ShortBookandScribes #BookReview and #Extract from Simply Modern Life by Claire Baldry @ClaiBal #BlogTour #poetry

I’m so pleased to be bringing you my review of Simply Modern Life by Claire Baldry today, along with a poem from the book. My thanks to Claire for asking me to be a part of the blog tour and for providing me with a copy of the book for review.

This collection of twenty-two beautifully illustrated poems provides an acutely observed, satirical view of modern life.

Using traditional rhymes and a highly accessible style to provide perceptive insights into the sometimes serious, sometimes humorous issues presented by life today, readers will undoubtedly empathise with the poems.

From internet trolls to people who use mobile phones on trains, this collection will appeal to readers of all ages. Covering topics such as Ofsted, school assemblies and people who fall asleep in AGMs, the poetry would be equally at home in schools, social clubs, day centres or sitting on people’s coffee tables at home.

Detailed and quirky illustrations are included on almost every page, which make a delightful addition to the poems and highlight the comedic element. This collection will quickly become a favourite for thumbing through the pages and discovering new delights on each re-read. From the author of Different Genes (Matador, 2017) and founder of the popular website, Books for Older Readers.

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First of all, a confession. I’m not much of a poetry fan. When I do read it I need it to be really accessible and easy to understand, and I do prefer it if it rhymes. And I’m pleased to say that Claire Baldry’s collection is all of those things and I loved reading this selection of poems.

As you might expect from a collection entitled Simply Modern Life, the poems focus very much on modern issues (some might say problems). For instance, one of the poems focuses on that very irritating person on the train who insists on sharing their phone conversation with the whole carriage. Internet trolls and online bullying also feature along with those annoying PPI phone calls that disturb our days so often.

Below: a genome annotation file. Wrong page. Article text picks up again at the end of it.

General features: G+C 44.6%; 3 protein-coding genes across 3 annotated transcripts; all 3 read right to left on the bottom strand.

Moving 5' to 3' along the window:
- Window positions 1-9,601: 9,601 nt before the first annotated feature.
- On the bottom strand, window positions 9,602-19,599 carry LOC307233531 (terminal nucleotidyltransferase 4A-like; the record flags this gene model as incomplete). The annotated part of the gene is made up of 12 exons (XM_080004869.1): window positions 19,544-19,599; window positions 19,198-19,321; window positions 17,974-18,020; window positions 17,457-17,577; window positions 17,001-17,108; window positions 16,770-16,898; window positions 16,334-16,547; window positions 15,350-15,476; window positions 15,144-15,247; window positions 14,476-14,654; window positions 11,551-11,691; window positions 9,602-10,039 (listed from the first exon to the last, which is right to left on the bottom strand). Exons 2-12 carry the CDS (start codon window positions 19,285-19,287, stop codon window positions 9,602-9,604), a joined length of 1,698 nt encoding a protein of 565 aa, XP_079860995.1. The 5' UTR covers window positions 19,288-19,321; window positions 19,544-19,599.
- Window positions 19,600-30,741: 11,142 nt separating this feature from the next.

Claire Baldry is a former headteacher and so we are treated to poems about the dreaded Ofsted inspection and Harvest assembly which I enjoyed as my son is now in school.

I thought this was an excellent collection of funny and clever verse. I smiled a lot whilst reading it and thought that the poems really hit the mark. Accompanying them are some lovely illustrations by Amber Gee, some of which, if I’m not mistaken, are of the author herself. They provide a fine accompaniment to the text.

All in all, this is poetry that is right up my street and which I would happily recommend, even to those people who might think they would struggle with poetry. I can guarantee you won’t struggle with Simply Modern Life.


Two Men in a Boat

“What did you do, Dad, to stop feeling shame,

When the sea levels rose, and the waves finally came,

Before the great flood?”

“The problem was global, our actions too late,

We were busy existing, ignoring our fate,

Before the great flood

We blamed the plantations, third world, the Chinese,

We starved the poor people who cut down the trees,

Before the great flood

We wanted cheap food in order to thrive,

Public transport was slow, so we all chose to drive,

Before the great flood

Wind turbines were ugly, so we sent them away,

We resorted to fracking on recycling day,

Before the great flood”

“Did you use little shops and support local craft,

Pay an income to those who helped build our life raft,

Before the great flood?”

And the Dad shook his head,

 Blamed world leaders and science,

Never seeing a need for his own self-reliance,

Before the great flood

They sailed to the sunset in the warm smoky air,

The son full of wonder that his Dad didn’t care,

Before the great flood


Claire Baldry retired from her career as a Headteacher and English Advisor in 2008. She is now an established writer, blogger, performance poet and public speaker in her home county of East Sussex. Claire has published four previous booklets of poetry, and more recently her debut novel Different Genes (Matador, 2017).

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